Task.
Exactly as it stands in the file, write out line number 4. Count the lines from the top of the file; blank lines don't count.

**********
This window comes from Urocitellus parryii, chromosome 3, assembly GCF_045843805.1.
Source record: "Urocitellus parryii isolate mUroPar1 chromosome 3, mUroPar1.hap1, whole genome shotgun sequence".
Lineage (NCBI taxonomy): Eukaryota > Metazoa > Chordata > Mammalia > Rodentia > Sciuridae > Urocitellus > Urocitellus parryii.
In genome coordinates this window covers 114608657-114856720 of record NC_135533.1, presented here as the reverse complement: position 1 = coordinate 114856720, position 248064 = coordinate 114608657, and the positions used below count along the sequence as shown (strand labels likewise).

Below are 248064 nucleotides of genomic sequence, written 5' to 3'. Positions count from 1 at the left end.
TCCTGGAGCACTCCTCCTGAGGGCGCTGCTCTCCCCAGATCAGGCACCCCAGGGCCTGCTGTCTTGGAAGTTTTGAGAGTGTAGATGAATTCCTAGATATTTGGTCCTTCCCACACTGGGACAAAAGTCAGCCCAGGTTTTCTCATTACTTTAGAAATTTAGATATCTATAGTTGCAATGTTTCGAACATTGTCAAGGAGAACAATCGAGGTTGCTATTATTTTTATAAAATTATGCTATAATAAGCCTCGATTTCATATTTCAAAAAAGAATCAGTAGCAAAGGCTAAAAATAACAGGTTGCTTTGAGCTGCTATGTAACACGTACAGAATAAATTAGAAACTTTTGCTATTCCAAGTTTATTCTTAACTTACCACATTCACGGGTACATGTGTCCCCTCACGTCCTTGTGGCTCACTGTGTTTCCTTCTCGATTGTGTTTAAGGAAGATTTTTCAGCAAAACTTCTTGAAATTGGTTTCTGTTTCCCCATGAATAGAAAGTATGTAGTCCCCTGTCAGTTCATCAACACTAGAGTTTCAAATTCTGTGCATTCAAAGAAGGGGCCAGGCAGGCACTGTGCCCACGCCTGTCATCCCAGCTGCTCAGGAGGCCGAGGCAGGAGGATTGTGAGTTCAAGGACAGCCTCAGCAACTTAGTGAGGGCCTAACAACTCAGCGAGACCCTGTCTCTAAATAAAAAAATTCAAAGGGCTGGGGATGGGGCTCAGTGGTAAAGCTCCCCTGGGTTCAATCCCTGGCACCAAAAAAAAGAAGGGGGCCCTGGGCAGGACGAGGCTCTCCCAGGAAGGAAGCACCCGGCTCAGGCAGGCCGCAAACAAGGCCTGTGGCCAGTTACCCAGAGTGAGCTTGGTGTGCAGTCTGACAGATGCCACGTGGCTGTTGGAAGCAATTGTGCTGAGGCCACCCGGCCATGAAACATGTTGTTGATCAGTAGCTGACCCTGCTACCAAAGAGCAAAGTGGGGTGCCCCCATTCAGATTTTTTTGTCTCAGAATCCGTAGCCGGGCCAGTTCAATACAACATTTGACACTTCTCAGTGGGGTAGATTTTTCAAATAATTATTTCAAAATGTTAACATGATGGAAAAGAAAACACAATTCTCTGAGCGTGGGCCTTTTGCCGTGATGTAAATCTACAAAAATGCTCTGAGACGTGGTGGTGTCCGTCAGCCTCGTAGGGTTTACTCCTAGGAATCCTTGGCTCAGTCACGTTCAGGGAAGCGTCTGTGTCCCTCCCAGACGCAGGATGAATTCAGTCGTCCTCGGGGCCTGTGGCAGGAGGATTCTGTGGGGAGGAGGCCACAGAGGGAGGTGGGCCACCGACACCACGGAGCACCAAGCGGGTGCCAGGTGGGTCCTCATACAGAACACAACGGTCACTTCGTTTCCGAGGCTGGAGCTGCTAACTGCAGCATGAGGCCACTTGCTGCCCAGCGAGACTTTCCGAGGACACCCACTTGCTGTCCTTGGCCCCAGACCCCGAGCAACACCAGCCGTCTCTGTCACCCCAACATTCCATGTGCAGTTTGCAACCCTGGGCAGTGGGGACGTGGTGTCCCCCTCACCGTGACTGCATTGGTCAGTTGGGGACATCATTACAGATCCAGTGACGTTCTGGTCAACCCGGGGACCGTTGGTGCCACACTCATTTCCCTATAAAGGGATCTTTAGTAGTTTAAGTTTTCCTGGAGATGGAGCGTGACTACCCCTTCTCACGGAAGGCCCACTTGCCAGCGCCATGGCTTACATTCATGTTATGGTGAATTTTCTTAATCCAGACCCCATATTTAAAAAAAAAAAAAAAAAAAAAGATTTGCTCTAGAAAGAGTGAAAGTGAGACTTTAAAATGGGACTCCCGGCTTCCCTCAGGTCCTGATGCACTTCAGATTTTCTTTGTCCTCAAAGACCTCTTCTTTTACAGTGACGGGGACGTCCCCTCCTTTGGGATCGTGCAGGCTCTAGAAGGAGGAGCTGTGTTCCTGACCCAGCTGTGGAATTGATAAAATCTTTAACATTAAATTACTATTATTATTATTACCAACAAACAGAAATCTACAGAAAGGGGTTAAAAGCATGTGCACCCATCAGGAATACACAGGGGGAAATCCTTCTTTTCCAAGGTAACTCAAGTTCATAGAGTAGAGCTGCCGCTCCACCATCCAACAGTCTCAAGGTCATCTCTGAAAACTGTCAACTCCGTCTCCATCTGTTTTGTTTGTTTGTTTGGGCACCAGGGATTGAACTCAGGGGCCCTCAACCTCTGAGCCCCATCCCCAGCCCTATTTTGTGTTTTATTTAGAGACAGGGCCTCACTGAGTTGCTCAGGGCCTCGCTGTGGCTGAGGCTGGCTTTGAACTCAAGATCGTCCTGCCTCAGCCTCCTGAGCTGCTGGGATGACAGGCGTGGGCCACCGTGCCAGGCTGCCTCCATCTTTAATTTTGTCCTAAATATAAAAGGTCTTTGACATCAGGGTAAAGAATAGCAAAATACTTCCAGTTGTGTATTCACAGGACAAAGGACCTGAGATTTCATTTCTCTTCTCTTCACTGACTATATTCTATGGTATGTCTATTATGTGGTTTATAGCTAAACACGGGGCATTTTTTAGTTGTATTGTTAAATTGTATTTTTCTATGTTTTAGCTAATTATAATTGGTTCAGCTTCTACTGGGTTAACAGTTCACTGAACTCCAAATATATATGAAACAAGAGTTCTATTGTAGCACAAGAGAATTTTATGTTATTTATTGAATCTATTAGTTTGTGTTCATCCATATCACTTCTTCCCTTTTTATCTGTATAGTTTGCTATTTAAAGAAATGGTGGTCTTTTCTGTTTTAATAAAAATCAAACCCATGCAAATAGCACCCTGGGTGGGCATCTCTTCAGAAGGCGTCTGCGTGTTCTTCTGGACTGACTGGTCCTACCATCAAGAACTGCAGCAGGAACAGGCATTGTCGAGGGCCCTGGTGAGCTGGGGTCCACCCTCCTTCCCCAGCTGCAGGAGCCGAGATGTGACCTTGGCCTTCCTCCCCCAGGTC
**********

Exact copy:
In genome coordinates this window covers 114608657-114856720 of record NC_135533.1, presented here as the reverse complement: position 1 = coordinate 114856720, position 248064 = coordinate 114608657, and the positions used below count along the sequence as shown (strand labels likewise).